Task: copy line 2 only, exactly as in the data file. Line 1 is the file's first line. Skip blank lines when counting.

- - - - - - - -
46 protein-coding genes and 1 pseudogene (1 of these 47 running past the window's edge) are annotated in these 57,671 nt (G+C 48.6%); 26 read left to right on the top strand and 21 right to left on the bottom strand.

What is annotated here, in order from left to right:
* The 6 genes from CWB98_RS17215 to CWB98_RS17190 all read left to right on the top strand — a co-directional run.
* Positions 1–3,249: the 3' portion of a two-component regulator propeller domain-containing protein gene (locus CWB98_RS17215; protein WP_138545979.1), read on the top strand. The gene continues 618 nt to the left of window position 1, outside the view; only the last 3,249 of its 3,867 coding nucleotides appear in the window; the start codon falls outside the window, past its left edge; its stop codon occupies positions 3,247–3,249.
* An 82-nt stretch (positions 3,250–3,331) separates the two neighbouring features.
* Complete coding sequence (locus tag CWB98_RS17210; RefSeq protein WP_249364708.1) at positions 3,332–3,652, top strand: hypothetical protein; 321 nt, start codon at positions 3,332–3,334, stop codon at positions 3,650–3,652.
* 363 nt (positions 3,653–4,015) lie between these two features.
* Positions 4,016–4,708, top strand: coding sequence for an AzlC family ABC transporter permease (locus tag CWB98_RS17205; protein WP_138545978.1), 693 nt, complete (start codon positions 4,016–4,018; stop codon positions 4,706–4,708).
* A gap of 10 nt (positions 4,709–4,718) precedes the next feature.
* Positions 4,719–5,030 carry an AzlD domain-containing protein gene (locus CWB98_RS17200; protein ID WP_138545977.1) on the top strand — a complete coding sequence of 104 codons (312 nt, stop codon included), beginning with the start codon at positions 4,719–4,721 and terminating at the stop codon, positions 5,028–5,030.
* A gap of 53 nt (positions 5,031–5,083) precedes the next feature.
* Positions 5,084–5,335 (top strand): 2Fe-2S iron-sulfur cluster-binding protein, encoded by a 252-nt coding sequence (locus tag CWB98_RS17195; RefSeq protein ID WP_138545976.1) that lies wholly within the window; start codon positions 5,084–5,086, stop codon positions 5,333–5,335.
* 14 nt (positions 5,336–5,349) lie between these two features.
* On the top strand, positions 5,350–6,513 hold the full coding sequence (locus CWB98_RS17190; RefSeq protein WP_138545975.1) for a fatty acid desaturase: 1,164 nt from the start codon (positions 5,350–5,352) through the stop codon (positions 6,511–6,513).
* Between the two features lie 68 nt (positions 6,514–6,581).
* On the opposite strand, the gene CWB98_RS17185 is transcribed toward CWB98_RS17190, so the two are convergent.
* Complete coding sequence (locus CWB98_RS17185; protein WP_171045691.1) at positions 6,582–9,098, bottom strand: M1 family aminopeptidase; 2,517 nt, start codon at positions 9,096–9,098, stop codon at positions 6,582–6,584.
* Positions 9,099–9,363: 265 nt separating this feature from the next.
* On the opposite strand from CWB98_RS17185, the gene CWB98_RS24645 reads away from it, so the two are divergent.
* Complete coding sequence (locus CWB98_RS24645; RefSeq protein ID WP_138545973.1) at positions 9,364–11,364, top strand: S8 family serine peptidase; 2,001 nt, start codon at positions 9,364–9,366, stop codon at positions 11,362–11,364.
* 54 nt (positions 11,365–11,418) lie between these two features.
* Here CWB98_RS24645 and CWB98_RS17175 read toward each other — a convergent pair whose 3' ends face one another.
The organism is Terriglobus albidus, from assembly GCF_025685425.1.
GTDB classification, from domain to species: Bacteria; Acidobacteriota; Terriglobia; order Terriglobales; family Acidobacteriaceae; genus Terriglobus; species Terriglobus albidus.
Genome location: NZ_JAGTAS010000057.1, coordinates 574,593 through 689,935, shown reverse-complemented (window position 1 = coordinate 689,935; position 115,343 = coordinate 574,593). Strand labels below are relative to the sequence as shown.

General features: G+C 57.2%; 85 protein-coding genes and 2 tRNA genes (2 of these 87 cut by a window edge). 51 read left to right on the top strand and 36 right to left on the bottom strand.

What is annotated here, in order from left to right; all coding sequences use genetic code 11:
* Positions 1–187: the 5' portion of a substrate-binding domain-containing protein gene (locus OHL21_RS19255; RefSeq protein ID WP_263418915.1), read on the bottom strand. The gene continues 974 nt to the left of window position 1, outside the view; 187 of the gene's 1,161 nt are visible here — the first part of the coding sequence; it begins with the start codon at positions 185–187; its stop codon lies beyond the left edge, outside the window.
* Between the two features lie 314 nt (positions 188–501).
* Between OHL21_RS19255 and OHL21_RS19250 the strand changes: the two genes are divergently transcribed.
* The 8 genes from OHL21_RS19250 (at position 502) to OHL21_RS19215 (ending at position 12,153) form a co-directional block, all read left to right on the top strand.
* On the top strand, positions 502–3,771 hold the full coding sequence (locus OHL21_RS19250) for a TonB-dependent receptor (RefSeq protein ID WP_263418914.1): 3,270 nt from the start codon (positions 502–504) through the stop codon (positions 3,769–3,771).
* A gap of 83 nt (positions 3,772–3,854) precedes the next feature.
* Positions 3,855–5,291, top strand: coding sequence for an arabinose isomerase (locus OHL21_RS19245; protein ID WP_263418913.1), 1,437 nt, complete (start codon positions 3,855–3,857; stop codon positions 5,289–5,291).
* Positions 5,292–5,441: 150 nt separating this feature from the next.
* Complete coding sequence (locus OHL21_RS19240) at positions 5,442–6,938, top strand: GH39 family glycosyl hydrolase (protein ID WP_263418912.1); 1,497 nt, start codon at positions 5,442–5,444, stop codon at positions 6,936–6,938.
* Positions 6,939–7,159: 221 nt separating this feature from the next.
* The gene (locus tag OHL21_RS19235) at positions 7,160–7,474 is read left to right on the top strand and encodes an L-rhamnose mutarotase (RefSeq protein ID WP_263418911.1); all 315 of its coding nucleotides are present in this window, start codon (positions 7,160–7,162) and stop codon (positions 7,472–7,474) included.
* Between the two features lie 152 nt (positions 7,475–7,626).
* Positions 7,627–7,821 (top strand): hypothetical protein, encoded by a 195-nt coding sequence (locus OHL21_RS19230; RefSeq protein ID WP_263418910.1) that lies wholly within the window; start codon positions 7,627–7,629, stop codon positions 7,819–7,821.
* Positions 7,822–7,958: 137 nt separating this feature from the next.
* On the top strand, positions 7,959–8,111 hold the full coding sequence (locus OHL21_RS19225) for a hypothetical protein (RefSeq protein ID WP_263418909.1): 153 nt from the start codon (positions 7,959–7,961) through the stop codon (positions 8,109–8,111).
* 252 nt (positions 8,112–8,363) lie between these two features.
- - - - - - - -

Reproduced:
What is annotated here, in order from left to right: